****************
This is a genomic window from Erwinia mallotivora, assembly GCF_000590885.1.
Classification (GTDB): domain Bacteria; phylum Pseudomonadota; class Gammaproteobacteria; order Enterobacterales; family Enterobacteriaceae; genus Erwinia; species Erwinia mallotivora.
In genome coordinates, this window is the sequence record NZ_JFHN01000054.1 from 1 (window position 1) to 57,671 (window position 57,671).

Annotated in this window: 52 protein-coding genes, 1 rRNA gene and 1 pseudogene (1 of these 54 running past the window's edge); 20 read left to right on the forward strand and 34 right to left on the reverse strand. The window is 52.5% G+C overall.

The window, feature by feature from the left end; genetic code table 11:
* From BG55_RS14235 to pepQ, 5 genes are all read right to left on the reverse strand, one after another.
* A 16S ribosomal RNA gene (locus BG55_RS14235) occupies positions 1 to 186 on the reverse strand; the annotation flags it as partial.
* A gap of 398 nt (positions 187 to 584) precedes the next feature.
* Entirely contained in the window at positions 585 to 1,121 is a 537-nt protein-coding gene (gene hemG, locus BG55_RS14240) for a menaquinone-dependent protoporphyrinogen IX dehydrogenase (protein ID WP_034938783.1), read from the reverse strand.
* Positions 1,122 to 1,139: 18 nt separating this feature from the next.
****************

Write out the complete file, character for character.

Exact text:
This is a genomic window from Erwinia mallotivora, assembly GCF_000590885.1.
Classification (GTDB): domain Bacteria; phylum Pseudomonadota; class Gammaproteobacteria; order Enterobacterales; family Enterobacteriaceae; genus Erwinia; species Erwinia mallotivora.
In genome coordinates, this window is the sequence record NZ_JFHN01000054.1 from 1 (window position 1) to 57,671 (window position 57,671).

Annotated in this window: 52 protein-coding genes, 1 rRNA gene and 1 pseudogene (1 of these 54 running past the window's edge); 20 read left to right on the forward strand and 34 right to left on the reverse strand. The window is 52.5% G+C overall.

The window, feature by feature from the left end; genetic code table 11:
* From BG55_RS14235 to pepQ, 5 genes are all read right to left on the reverse strand, one after another.
* A 16S ribosomal RNA gene (locus BG55_RS14235) occupies positions 1 to 186 on the reverse strand; the annotation flags it as partial.
* A gap of 398 nt (positions 187 to 584) precedes the next feature.
* Entirely contained in the window at positions 585 to 1,121 is a 537-nt protein-coding gene (gene hemG, locus BG55_RS14240) for a menaquinone-dependent protoporphyrinogen IX dehydrogenase (protein ID WP_034938783.1), read from the reverse strand.
* Positions 1,122 to 1,139: 18 nt separating this feature from the next.